Debate on the Uninsured Centers on Tax Credits vs. Expansion of Programs
The Boston Globe today examines the current debate in Congress over the best way to reduce the number of uninsured in America, with Democrats generally in favor of expanding public health programs and Republicans favoring tax credits. The budget outline approved by both chambers earlier this year sets aside $28 billion over the next 10 years for the uninsured, but the logistics of the legislation are still undetermined. So far, President Bush has proposed a $1,000 tax credit for individuals to purchase health insurance, while House Majority Leader Dick Armey (R-Texas) has called for a $3,000 credit for families. They, as well as many conservative groups, say that tax credits would provide the easiest and least expensive means of obtaining insurance. "Public programs have sort of reached their limit," Grace-Marie Turner, president of the Galen Institute, said, adding, "Why not try something new?"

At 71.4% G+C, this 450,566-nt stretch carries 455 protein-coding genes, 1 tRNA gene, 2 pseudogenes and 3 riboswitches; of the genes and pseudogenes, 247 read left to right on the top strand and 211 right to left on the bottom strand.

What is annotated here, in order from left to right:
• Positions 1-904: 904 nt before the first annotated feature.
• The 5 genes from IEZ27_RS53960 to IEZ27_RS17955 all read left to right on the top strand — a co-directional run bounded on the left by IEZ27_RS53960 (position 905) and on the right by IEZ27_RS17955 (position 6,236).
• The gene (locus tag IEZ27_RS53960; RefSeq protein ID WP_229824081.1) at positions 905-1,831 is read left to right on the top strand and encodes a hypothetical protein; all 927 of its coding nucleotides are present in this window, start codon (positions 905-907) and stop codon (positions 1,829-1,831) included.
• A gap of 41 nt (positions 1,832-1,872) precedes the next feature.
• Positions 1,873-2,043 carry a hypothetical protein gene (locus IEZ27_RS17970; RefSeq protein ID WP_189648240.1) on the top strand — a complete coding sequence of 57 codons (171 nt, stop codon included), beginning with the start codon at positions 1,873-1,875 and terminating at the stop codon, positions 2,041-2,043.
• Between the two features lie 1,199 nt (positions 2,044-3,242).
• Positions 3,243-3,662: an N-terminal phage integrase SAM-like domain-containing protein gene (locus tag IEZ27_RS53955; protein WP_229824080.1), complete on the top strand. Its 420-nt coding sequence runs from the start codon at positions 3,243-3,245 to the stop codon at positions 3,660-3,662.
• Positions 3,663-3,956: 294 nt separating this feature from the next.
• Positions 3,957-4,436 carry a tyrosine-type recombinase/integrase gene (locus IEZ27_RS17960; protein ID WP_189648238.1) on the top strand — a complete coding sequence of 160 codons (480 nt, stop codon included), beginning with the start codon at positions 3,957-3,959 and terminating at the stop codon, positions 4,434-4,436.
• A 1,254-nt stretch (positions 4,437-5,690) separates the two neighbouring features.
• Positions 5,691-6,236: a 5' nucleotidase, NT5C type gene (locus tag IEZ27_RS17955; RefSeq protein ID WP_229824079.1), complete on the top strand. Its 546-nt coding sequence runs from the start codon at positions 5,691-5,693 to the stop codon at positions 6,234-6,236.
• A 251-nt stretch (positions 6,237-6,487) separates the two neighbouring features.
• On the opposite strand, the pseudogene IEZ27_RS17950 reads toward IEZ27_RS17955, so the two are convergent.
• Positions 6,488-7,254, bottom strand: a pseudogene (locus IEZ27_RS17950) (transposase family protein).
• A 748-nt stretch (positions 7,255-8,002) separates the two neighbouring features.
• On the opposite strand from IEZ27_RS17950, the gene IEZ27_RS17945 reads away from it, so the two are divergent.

Many Democrats and health advocacy groups, as well as some Republicans, however, say that the government should expand Medicaid and the Children's Health Insurance Program. Sens. Edward Kennedy (D-Mass.) and Olympia Snowe (R-Maine), for instance, have proposed (S 1244) spending around $80 billion over the next decade to insure parents under CHIP, an expansion that Kennedy says would reduce the number of uninsured by one-third. Families USA Executive Director Ron Pollack, citing a recent report by his organization that found 81% of uninsured adults do not qualify for public health assistance, said there is much more that Medicaid can do. "Most of the public and many policymakers believe that Medicaid provides a health care safety net for all low-income people. This myth is grossly inaccurate and discourages corrective action that could significantly reduce the number of uninsured in this country," he said (Washington, Boston Globe, 8/14).